According to Cole, Redskins’ management believes the key for them moving forward will be to build the team around Cousins after he put together a with a “good enough” 2016 season.
While Washington wasn’t able to beat the Giants Sunday to secure a playoff spot, Cousins’ 2016 production was enough that he would secure a solid quarterback contract if the Redskins allowed him to test the open market in the coming months.
Adam Schefter of ESPN previously mentioned that if the Redskins and Cousins aren’t able to reach an agreement on a long-term extension after the season, there’s “plenty of incentive” for Cousins to not sign just any deal and instead force the team to franchise him again.
Cousins would make close to $24 million under the tag next year and should Washington franchise him for a third time, it would run them a staggering $34,478,784 in 2018. A third franchise tag would bring Cousins’ three-year compensation to $58,422,384 and prevent the Redskins from tagging him for a fourth tag that would give him unprecedented leverage.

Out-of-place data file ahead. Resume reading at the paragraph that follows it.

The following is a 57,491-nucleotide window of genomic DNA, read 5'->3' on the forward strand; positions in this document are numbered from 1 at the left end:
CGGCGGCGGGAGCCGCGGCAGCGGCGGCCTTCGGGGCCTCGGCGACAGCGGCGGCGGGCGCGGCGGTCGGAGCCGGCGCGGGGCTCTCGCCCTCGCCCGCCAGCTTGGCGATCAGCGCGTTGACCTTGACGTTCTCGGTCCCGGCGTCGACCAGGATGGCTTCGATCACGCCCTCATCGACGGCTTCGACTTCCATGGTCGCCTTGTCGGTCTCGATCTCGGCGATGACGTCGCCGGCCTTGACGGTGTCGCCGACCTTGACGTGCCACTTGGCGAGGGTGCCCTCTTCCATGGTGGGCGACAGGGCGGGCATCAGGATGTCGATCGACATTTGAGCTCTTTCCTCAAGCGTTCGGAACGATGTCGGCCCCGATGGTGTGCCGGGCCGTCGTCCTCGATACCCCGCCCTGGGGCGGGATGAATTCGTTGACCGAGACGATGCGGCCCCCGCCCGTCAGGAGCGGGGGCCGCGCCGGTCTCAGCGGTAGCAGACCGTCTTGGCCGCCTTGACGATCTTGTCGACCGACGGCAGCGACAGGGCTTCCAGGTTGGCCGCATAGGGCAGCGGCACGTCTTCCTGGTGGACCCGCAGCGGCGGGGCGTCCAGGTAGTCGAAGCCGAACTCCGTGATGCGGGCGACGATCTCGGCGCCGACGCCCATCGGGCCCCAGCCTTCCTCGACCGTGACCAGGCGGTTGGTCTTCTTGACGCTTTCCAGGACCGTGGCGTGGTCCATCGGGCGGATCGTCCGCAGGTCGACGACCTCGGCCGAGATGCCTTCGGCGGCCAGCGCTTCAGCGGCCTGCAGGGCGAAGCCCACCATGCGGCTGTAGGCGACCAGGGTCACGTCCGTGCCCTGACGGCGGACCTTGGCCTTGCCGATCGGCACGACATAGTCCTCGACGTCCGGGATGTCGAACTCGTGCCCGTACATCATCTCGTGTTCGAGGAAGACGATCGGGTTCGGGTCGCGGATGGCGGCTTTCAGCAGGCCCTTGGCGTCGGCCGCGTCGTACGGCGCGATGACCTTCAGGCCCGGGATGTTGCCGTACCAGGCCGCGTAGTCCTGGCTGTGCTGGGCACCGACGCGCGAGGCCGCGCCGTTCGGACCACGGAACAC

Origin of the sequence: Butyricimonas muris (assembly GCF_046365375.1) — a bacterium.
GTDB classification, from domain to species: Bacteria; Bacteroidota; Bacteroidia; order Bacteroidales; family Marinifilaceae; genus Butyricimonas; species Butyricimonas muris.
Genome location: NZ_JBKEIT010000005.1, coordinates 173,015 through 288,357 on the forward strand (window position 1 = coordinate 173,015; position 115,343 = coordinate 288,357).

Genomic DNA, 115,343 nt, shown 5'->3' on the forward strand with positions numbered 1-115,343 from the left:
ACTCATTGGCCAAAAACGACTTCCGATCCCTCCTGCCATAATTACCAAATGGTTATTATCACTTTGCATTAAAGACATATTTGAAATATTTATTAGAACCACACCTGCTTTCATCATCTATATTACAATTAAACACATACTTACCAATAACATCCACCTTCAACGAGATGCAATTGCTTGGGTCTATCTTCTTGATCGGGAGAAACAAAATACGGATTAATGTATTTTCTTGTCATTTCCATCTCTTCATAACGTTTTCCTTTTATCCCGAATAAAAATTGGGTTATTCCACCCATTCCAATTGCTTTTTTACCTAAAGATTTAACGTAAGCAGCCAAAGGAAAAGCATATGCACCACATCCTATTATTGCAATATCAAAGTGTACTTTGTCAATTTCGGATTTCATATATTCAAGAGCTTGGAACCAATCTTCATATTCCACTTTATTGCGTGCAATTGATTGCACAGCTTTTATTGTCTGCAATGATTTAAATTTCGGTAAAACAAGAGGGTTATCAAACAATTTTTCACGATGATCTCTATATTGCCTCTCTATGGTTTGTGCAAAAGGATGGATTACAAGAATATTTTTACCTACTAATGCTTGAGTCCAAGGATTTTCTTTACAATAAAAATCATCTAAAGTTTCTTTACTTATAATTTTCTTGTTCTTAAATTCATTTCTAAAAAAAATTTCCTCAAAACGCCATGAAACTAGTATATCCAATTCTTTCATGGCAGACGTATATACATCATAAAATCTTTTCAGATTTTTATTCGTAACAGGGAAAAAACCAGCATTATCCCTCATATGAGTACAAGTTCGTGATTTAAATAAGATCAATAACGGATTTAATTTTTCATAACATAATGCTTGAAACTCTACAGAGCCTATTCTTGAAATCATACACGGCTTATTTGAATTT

Schefter mentions that the Redskins will need to offer Cousins ever more guaranteed money to persuade him to stay, which should end up being over $58.5 million in the end.
Cousins, 28, is a former fourth-round pick of the Redskins back in 2012. He played out the final year of his four-year, $2,572,688 rookie contract that included a $472,688 signing bonus when Washington elected to use the franchise tag on Cousins that will pay him $19.953 million fully guaranteed for the 2016 season.
In 2016, Cousins has appeared in all 16 games and thrown for 4,917 yards while completing 67 percent of his passes to go along with 25 touchdowns and 12 interceptions. Pro Football Focus has him rated as the No. 8 quarterback out of 36 qualifying players.
We have him featured in our Top 30 – 2017 Free Agents list.